Efficacy of Losartan in Hospitalized Patients with COVID-19-Induced Lung Injury: A Randomized Clinical Trial

Michael A. Puskarich, Nicholas E. Ingraham, Lisa H. Merck, Brian E. Driver, David A. Wacker, Lauren Page Black, Alan E. Jones, Courtney V. Fletcher, Andrew M. South, Thomas A. Murray, Christopher Lewandowski, Joseph Farhat, Justin L. Benoit, Michelle H. Biros, Kartik Cherabuddi, Jeffrey G. Chipman, Timothy W. Schacker, Faheem W. Guirgis, Helen T. Voelker, Joseph S. KoopmeinersChristopher J. Tignanelli

Research output: Contribution to journalArticlepeer-review

8 Scopus citations

Abstract

Importance: SARS-CoV-2 viral entry may disrupt angiotensin II (AII) homeostasis, contributing to COVID-19 induced lung injury. AII type 1 receptor blockade mitigates lung injury in preclinical models, although data in humans with COVID-19 remain mixed. Objective: To test the efficacy of losartan to reduce lung injury in hospitalized patients with COVID-19. Design, Setting, and Participants: This blinded, placebo-controlled randomized clinical trial was conducted in 13 hospitals in the United States from April 2020 to February 2021. Hospitalized patients with COVID-19 and a respiratory sequential organ failure assessment score of at least 1 and not already using a renin-angiotensin-aldosterone system (RAAS) inhibitor were eligible for participation. Data were analyzed from April 19 to August 24, 2021. Interventions: Losartan 50 mg orally twice daily vs equivalent placebo for 10 days or until hospital discharge. Main Outcomes and Measures: The primary outcome was the imputed arterial partial pressure of oxygen to fraction of inspired oxygen (Pao2:Fio2) ratio at 7 days. Secondary outcomes included ordinal COVID-19 severity; days without supplemental o2, ventilation, or vasopressors; and mortality. Losartan pharmacokinetics and RAAS components (AII, angiotensin-[1-7] and angiotensin-converting enzymes 1 and 2)] were measured in a subgroup of participants. Results: A total of 205 participants (mean [SD] age, 55.2 [15.7] years; 123 [60.0%] men) were randomized, with 101 participants assigned to losartan and 104 participants assigned to placebo. Compared with placebo, losartan did not significantly affect Pao2:Fio2ratio at 7 days (difference, -24.8 [95%, -55.6 to 6.1]; P =.12). Compared with placebo, losartan did not improve any secondary clinical outcomes and led to fewer vasopressor-free days than placebo (median [IQR], 9.4 [9.1-9.8] vasopressor-free days vs 8.7 [8.2-9.3] vasopressor-free days). Conclusions and Relevance: This randomized clinical trial found that initiation of orally administered losartan to hospitalized patients with COVID-19 and acute lung injury did not improve Pao2:Fio2ratio at 7 days. These data may have implications for ongoing clinical trials. Trial Registration: ClinicalTrials.gov Identifier: NCT04312009.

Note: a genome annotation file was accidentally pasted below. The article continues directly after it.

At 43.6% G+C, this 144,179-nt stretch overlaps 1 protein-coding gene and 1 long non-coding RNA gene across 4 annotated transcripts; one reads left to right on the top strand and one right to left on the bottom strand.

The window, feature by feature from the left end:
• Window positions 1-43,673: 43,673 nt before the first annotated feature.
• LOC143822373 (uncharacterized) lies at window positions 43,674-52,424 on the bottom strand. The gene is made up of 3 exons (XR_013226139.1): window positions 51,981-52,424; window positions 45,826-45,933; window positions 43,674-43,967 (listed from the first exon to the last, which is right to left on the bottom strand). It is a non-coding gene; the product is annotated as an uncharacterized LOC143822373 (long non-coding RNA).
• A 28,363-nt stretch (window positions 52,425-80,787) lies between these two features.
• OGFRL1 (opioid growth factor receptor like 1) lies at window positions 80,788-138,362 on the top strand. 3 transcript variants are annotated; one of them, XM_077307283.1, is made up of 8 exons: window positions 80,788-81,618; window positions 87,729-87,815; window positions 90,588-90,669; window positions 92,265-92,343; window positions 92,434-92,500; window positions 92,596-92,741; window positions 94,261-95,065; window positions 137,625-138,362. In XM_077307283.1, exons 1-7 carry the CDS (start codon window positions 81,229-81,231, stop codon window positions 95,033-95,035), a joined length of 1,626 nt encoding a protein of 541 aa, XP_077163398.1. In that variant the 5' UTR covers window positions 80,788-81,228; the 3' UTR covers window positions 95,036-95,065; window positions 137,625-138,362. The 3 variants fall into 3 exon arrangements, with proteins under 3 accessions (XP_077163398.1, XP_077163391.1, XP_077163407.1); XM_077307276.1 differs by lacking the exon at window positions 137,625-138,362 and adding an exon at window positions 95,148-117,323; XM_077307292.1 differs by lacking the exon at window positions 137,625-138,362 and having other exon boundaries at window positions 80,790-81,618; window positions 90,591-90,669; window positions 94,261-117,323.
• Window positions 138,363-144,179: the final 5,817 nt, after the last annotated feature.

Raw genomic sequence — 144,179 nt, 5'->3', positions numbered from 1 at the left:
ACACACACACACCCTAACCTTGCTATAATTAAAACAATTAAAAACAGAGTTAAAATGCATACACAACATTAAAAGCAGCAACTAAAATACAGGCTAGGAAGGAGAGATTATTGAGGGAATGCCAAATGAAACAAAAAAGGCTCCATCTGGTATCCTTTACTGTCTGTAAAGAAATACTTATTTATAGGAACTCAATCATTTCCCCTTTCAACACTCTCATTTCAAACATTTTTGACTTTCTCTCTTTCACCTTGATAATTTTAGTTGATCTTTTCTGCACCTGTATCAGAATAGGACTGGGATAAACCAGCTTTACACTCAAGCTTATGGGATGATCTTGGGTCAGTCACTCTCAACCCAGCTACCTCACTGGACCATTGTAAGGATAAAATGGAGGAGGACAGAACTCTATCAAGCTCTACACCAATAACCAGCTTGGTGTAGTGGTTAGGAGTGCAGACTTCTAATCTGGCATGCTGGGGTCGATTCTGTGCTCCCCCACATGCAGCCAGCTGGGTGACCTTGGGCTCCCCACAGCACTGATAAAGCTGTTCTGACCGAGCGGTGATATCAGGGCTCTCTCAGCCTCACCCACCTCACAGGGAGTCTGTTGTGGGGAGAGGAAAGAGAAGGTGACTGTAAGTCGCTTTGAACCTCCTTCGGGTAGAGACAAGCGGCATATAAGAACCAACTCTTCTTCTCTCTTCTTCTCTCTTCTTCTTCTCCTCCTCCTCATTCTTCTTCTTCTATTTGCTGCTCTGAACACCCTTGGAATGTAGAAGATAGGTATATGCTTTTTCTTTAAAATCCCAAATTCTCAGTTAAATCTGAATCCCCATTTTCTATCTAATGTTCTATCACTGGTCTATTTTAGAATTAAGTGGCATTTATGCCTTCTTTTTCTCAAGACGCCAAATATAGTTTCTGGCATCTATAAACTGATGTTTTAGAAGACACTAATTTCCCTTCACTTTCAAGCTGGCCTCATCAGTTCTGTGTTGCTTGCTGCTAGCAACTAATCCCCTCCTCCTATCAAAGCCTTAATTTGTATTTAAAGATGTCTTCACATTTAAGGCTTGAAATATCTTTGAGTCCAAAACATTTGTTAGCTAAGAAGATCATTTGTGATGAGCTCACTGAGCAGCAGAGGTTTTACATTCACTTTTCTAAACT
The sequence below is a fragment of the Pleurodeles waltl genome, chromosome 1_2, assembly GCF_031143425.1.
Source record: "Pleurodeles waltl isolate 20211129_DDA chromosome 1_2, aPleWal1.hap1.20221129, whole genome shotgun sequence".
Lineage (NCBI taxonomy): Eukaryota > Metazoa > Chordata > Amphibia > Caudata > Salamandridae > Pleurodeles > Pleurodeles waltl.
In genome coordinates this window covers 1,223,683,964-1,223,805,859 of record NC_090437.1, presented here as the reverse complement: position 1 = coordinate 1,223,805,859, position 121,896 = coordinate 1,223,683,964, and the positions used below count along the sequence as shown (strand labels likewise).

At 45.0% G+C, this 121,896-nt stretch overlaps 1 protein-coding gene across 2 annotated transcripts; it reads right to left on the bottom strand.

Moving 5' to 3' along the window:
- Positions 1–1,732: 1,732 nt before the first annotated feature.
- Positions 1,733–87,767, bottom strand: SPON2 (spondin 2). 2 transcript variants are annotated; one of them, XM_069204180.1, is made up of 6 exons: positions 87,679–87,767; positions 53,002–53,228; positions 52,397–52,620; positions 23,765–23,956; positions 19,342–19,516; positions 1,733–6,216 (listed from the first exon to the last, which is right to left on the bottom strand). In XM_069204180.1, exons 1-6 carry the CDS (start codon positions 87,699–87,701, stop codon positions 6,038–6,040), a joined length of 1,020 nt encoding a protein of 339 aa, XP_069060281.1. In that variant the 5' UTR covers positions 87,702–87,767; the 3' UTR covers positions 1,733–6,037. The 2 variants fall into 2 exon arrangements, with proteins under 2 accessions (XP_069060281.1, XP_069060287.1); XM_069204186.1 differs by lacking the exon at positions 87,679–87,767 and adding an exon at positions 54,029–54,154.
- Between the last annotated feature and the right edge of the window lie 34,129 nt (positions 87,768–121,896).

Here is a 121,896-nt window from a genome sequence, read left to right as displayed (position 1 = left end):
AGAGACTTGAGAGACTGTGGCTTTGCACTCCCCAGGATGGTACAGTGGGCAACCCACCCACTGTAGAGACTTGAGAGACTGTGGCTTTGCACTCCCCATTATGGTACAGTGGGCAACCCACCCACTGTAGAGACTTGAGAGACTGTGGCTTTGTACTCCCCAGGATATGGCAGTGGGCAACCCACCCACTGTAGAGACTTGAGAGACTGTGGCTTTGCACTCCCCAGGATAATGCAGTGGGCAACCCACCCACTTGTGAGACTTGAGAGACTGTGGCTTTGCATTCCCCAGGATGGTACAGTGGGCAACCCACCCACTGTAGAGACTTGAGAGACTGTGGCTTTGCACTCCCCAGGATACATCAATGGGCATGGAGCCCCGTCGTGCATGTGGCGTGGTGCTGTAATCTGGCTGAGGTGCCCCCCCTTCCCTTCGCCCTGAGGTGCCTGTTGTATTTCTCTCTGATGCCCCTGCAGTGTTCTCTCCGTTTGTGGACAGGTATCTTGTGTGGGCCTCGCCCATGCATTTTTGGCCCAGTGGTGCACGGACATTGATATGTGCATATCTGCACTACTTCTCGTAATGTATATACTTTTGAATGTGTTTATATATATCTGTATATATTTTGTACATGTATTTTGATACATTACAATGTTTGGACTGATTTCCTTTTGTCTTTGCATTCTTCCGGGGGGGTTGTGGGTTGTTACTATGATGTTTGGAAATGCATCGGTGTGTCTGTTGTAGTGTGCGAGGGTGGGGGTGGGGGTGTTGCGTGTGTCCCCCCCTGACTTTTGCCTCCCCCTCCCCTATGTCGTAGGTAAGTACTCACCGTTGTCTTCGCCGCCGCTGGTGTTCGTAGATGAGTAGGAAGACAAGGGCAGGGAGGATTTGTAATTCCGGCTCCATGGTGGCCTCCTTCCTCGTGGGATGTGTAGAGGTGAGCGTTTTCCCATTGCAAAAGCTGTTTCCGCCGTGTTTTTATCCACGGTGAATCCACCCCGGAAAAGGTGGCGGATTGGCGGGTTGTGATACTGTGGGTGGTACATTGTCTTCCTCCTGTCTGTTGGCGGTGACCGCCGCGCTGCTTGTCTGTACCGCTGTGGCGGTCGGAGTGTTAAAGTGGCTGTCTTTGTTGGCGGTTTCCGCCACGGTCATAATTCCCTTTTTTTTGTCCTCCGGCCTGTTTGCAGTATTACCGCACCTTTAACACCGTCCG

Original languageEnglish (US)
Article numbere222735
JournalJAMA Network Open
Volume5
Issue number3
DOIs
StatePublished - Mar 16 2022

ASJC Scopus subject areas

  • Medicine(all)

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